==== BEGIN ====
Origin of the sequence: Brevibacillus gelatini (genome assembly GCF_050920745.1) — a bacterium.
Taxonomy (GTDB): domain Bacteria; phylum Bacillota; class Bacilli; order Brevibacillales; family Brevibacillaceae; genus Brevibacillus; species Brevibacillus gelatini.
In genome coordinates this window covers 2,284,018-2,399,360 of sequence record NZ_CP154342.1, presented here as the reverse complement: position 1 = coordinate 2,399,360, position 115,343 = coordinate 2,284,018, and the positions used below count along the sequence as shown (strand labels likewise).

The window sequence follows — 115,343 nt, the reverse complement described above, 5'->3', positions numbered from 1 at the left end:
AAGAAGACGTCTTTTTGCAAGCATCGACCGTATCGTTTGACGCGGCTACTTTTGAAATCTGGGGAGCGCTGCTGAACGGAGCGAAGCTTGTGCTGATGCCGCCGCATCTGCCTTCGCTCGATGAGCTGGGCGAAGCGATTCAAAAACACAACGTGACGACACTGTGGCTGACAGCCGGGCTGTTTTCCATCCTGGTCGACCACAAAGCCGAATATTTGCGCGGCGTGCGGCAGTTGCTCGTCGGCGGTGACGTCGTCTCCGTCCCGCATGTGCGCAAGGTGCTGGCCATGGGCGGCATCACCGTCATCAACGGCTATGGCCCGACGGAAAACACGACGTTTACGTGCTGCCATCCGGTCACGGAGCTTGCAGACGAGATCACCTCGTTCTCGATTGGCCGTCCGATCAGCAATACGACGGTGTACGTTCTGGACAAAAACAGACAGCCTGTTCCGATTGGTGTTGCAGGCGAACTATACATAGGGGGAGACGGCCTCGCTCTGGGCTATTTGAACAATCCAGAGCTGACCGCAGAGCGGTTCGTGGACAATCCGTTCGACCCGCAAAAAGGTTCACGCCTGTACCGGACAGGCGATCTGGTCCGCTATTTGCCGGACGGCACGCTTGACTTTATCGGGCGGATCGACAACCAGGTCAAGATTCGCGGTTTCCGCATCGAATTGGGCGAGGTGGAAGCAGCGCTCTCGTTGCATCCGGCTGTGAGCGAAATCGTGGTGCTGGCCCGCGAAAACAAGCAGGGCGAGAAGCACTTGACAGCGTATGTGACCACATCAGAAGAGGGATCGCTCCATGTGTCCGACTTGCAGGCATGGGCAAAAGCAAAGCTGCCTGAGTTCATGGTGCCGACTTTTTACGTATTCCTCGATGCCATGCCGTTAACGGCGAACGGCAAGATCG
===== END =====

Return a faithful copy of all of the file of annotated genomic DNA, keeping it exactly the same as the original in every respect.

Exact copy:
Origin of the sequence: Brevibacillus gelatini (genome assembly GCF_050920745.1) — a bacterium.
Taxonomy (GTDB): domain Bacteria; phylum Bacillota; class Bacilli; order Brevibacillales; family Brevibacillaceae; genus Brevibacillus; species Brevibacillus gelatini.
In genome coordinates this window covers 2,284,018-2,399,360 of sequence record NZ_CP154342.1, presented here as the reverse complement: position 1 = coordinate 2,399,360, position 115,343 = coordinate 2,284,018, and the positions used below count along the sequence as shown (strand labels likewise).

The window sequence follows — 115,343 nt, the reverse complement described above, 5'->3', positions numbered from 1 at the left end:
AAGAAGACGTCTTTTTGCAAGCATCGACCGTATCGTTTGACGCGGCTACTTTTGAAATCTGGGGAGCGCTGCTGAACGGAGCGAAGCTTGTGCTGATGCCGCCGCATCTGCCTTCGCTCGATGAGCTGGGCGAAGCGATTCAAAAACACAACGTGACGACACTGTGGCTGACAGCCGGGCTGTTTTCCATCCTGGTCGACCACAAAGCCGAATATTTGCGCGGCGTGCGGCAGTTGCTCGTCGGCGGTGACGTCGTCTCCGTCCCGCATGTGCGCAAGGTGCTGGCCATGGGCGGCATCACCGTCATCAACGGCTATGGCCCGACGGAAAACACGACGTTTACGTGCTGCCATCCGGTCACGGAGCTTGCAGACGAGATCACCTCGTTCTCGATTGGCCGTCCGATCAGCAATACGACGGTGTACGTTCTGGACAAAAACAGACAGCCTGTTCCGATTGGTGTTGCAGGCGAACTATACATAGGGGGAGACGGCCTCGCTCTGGGCTATTTGAACAATCCAGAGCTGACCGCAGAGCGGTTCGTGGACAATCCGTTCGACCCGCAAAAAGGTTCACGCCTGTACCGGACAGGCGATCTGGTCCGCTATTTGCCGGACGGCACGCTTGACTTTATCGGGCGGATCGACAACCAGGTCAAGATTCGCGGTTTCCGCATCGAATTGGGCGAGGTGGAAGCAGCGCTCTCGTTGCATCCGGCTGTGAGCGAAATCGTGGTGCTGGCCCGCGAAAACAAGCAGGGCGAGAAGCACTTGACAGCGTATGTGACCACATCAGAAGAGGGATCGCTCCATGTGTCCGACTTGCAGGCATGGGCAAAAGCAAAGCTGCCTGAGTTCATGGTGCCGACTTTTTACGTATTCCTCGATGCCATGCCGTTAACGGCGAACGGCAAGATCG